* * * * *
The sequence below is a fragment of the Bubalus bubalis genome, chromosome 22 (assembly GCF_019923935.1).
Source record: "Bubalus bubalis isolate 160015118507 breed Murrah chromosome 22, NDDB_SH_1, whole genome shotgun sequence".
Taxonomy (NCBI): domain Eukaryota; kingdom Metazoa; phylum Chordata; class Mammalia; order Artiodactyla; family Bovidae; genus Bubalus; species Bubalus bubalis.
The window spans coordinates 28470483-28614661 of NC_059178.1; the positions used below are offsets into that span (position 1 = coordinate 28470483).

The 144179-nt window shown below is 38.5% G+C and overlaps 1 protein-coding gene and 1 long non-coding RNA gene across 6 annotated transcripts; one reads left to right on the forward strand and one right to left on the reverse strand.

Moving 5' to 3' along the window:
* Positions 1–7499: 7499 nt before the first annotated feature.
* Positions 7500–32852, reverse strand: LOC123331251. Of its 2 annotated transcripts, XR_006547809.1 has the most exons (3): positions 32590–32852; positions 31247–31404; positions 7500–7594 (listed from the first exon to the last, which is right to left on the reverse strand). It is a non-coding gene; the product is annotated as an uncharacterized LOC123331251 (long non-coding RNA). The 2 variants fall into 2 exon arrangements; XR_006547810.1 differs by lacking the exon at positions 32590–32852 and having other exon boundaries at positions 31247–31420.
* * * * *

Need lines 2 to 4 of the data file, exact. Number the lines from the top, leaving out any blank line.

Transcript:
Source record: "Bubalus bubalis isolate 160015118507 breed Murrah chromosome 22, NDDB_SH_1, whole genome shotgun sequence".
Taxonomy (NCBI): domain Eukaryota; kingdom Metazoa; phylum Chordata; class Mammalia; order Artiodactyla; family Bovidae; genus Bubalus; species Bubalus bubalis.
The window spans coordinates 28470483-28614661 of NC_059178.1; the positions used below are offsets into that span (position 1 = coordinate 28470483).